Using a distribution analysis for the tax incentive for employer-based defined contribution (DC) retirement savings, the ASPPA found 71% of the benefits from retirement savings tax incentives goes to workers earning less than $150,000.
Analysis of the distribution of the individual income tax burden shows this group pays only 44% of income taxes. By contrast, families with average gross income of less than $150,000 received only 8% of the tax savings from the capital gains tax incentive in 2010 (89% of the capital gains tax break went to families earning more than $200,000).
“The employer-based retirement savings tax incentive is the efficient and effective way to help Main Street save for retirement. Proposals that would discourage employers from continuing to sponsor these plans are misdirected. We urge Congress to be very cautious when considering tinkering with a system that is helping so many American workers save for their financial future,” said Brian H. Graff, executive director and CEO of the ASPPA.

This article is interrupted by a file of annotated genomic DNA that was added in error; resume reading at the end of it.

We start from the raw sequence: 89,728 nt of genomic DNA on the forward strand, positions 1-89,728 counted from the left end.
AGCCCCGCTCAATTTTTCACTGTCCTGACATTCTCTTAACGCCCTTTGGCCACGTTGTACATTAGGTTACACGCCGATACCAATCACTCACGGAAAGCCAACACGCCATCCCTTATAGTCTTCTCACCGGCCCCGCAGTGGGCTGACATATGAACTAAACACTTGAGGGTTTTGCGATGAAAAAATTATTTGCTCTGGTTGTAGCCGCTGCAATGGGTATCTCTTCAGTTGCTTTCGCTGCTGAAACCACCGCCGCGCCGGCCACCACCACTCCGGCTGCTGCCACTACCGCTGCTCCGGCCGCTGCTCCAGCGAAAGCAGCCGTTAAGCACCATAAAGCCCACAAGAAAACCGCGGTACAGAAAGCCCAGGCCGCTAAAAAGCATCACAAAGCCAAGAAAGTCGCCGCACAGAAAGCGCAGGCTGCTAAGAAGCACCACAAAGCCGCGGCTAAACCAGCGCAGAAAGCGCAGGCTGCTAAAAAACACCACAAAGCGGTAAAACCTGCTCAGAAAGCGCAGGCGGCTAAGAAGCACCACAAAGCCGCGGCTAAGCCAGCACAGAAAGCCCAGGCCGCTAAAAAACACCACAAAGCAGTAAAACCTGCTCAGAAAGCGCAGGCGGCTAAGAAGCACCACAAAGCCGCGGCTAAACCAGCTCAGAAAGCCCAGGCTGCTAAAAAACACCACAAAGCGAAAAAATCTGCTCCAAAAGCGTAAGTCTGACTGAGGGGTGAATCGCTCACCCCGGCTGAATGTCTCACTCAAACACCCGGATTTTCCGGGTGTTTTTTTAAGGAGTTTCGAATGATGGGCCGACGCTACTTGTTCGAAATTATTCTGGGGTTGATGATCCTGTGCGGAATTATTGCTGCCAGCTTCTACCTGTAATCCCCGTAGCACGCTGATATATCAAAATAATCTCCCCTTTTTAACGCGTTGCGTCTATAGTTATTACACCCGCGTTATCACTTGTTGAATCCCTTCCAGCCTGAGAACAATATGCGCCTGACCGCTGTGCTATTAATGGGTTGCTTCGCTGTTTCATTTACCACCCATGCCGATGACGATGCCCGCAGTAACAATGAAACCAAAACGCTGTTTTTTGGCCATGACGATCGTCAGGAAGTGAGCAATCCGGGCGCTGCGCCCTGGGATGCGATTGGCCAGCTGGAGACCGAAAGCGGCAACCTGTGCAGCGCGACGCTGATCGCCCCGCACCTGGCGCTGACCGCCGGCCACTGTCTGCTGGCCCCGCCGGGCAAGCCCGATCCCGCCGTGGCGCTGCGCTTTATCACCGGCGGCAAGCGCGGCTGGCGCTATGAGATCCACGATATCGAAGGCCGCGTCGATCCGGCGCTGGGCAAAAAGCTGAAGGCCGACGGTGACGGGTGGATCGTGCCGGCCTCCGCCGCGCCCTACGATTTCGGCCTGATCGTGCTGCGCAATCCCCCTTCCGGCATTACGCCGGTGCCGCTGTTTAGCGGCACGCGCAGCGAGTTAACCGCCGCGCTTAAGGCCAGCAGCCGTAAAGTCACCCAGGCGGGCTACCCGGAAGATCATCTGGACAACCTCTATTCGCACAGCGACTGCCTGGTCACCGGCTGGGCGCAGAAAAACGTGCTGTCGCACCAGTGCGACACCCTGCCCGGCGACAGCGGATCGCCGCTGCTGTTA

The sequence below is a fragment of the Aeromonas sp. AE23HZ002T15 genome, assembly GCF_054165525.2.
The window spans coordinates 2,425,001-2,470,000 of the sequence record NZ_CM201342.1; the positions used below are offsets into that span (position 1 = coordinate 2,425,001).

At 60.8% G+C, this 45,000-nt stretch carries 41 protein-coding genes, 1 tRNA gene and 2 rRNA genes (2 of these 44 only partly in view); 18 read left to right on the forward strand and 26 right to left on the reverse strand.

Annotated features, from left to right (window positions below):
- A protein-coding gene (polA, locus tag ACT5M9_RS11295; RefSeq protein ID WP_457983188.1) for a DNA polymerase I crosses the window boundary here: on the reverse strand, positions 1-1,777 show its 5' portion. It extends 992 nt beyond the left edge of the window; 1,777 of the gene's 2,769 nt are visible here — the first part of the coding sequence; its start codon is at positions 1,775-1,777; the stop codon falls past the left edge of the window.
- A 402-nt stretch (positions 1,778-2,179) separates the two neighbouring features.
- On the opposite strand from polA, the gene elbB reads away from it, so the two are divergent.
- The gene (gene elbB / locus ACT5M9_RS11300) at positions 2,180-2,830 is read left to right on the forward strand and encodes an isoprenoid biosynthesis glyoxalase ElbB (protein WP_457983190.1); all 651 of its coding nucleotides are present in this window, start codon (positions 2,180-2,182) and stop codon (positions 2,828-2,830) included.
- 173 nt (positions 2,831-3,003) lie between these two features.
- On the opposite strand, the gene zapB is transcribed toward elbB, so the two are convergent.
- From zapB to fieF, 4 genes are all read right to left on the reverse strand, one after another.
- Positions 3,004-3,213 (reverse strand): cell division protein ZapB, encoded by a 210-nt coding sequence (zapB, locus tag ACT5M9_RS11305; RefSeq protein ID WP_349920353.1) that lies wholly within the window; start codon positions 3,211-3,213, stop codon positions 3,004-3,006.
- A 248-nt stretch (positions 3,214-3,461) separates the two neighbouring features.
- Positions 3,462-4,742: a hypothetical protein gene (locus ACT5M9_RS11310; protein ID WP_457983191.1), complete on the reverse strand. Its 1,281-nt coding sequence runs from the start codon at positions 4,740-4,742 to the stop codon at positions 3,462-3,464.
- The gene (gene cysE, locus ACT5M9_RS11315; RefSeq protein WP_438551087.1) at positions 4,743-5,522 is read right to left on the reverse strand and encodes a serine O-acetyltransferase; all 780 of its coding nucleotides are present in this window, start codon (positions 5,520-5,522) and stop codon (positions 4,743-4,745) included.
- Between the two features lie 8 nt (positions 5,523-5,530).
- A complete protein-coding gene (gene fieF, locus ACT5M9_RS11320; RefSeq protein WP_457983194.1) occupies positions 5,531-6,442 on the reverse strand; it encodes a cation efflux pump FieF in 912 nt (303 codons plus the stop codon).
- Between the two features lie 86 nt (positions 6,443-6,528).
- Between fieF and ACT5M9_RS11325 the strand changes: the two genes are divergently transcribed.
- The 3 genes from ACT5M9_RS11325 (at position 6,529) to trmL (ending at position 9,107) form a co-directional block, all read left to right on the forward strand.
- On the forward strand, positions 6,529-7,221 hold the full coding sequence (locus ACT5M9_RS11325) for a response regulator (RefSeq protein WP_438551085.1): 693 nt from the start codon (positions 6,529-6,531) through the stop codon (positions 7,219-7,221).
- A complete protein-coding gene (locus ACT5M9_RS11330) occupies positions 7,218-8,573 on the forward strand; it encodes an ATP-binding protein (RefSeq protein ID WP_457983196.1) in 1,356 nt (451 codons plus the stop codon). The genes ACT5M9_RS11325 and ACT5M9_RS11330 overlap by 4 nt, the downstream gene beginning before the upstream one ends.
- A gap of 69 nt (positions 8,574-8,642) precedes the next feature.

Since the release of the proposed fiscal year 2014 budget by President Barack Obama, there have been differing opinions about how retirement-related provisions will potentially affect retirement savings (see “Budget Proposals for Retirement Savings—A Deterrent or Not?”).
ASPPA's research report is here.